A new study from Deloitte, one of the “Big Four” accounting firms in the world by revenue, has offered up some pretty obvious conclusions with regards to implementing a system of promotion and relegation in the American soccer pyramid, but it’s also provided one of the more realistic takes on the possible benefits and risks involved.
The report was commissioned by Silva International Investments Limited, the company of Riccardo Silva — owner of Miami FC in the USA’s second division, the North American Soccer League. Obviously, getting a debate started as to why the change would be a good thing for US soccer is in Silva’s better interests, but he’s not alone in that regard: the study says 88 percent of fans believe introducing promotion and relegation would be beneficial for club soccer in the USA.
If leagues like MLS, NASL and the USL want to produce the best possible product, it’s obvious that the most immediate impact of implementing such a change would be an increase in narratives and meaningful matches throughout the season.
The previously-meaningless games between teams at the bottom of the table become the prime clashes of the weekend, and this can have a positive effect on match attendance and broadcast numbers.
Additionally, MLS now finds itself directly competing with other leagues around the world, which may appeal to an American audience. This element of survival would be introduced to stay on par with other leagues, and this will force owners to continually improve their organizations. This ambition would be mirrored in the lower divisions, where new owners can strive for promotion to the top.
All of these positives theoretically lead to increased competition, better facilities, better coaches and new revenue streams for all participants. These positives have long been touted as the main benefits of promotion and relegation in the United States, but Deloitte also recognizes the current risks involved.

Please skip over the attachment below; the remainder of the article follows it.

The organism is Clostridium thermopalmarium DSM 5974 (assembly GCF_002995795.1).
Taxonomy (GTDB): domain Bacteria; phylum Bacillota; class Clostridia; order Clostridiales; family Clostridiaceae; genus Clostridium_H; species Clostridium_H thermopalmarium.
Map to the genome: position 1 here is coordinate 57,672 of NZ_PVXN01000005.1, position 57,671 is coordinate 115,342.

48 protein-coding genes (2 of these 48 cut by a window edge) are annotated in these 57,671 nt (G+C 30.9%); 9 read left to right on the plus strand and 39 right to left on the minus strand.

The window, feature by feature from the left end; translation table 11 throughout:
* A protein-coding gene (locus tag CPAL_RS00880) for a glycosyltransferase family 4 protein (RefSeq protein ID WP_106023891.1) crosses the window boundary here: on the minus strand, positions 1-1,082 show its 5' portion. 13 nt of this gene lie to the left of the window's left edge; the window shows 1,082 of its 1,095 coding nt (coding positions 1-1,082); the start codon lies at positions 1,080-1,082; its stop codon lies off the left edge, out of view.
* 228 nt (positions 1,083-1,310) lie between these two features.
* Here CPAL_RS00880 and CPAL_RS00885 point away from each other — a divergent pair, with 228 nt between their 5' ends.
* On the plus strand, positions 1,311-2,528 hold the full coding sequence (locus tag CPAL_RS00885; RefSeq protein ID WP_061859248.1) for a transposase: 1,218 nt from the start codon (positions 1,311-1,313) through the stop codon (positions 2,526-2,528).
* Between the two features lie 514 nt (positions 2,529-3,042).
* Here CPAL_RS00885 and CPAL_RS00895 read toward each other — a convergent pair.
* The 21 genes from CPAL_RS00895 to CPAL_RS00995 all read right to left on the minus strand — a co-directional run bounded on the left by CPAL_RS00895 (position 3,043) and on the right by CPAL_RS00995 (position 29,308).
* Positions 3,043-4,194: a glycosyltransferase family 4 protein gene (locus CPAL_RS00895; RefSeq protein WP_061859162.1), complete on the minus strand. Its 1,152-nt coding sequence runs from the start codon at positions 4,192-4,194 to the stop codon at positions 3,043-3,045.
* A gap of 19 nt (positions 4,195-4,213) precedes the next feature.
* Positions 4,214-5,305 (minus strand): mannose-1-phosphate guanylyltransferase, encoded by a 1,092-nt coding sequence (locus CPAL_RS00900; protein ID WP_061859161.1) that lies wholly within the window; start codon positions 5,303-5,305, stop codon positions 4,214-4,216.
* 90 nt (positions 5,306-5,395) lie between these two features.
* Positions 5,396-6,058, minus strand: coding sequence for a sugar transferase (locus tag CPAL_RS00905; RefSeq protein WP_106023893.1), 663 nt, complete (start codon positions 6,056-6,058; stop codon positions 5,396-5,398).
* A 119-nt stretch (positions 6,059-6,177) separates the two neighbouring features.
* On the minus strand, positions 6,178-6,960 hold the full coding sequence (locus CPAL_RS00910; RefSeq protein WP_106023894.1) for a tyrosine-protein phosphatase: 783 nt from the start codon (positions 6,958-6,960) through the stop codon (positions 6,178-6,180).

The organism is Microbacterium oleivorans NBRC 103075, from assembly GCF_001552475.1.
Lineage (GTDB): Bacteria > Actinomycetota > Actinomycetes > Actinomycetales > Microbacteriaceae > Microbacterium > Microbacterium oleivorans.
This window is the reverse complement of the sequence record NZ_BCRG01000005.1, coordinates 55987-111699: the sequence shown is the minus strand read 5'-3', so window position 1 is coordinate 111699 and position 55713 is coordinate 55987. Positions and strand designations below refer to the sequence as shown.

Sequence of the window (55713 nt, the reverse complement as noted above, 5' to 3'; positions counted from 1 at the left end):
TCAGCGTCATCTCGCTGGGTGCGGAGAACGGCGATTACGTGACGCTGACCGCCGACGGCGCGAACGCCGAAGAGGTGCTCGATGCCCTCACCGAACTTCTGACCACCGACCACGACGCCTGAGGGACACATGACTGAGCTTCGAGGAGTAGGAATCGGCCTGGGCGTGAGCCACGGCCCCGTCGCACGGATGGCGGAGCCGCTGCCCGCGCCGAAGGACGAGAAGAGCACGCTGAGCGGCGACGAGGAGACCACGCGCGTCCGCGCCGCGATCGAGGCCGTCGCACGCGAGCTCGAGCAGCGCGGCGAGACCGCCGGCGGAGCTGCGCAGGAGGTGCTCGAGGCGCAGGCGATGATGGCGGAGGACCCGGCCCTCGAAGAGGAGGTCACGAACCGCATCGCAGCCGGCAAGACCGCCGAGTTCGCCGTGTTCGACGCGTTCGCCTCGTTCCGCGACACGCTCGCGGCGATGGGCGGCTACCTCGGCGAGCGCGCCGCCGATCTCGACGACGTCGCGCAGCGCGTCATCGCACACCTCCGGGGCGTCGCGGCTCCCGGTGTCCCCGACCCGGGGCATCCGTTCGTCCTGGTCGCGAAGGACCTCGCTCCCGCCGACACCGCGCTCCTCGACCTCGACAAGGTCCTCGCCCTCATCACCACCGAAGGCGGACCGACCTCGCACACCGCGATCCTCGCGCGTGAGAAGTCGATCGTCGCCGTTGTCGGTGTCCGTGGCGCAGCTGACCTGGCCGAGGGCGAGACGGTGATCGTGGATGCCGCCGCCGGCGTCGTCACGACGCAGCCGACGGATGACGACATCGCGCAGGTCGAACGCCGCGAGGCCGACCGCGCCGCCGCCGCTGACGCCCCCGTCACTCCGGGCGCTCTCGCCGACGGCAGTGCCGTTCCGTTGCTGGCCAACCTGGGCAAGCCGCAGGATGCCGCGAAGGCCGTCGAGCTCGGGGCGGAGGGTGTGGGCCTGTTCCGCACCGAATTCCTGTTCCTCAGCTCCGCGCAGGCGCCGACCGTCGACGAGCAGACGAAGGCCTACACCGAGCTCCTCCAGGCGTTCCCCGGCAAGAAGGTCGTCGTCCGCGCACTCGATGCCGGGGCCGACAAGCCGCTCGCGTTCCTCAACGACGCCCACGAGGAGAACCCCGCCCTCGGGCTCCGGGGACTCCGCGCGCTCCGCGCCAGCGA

While the company certainly believes that promotion and relegation are an eventual necessity, Deloitte also maintains that the change shouldn’t be made immediately.
First, there’s the basic question of how many teams will comprise the existing leagues. MLS, the NASL and the USL all need to finalize their existing structures before anything can be done with regard to promotion and relegation.
Second, and this is directly tied to the first point, the NASL (America’s current second tier) isn’t ready in terms of development and stability to be a viable option of providing clubs that are ready to join the first tier. An immediate remedy for this problem would be a playoff system between the relegated MLS clubs and the promoted NASL clubs, ensuring that the stronger sides play in the higher division.
Finally, implementing the system now would be devastating to long-term league investors. For example, Minnesota United FC’s owners have invested heavily in the franchise being in MLS for the 2017 season, including the building of a new stadium.
It’s almost a certainty that they’ll struggle in their expansion season, almost all expansion clubs do, but the prospect of being relegated back to the NASL would’ve made their investment implausible.
The history of US soccer shows that MLS owners should be extremely wary of the leagues operating beneath the highest level, and this problem won't go away overnight.
Deloitte concludes their study by saying that MLS has come a long way while providing stability and support for the game, but that the league has not yet met the demands of fans or delivered the best possible product.
The current business model faces significant challenges over the long term, and a closed league system makes less and less sense moving forward. To capitalize on the massive potential of soccer in America, a system of promotion and relegation should be realized eventually.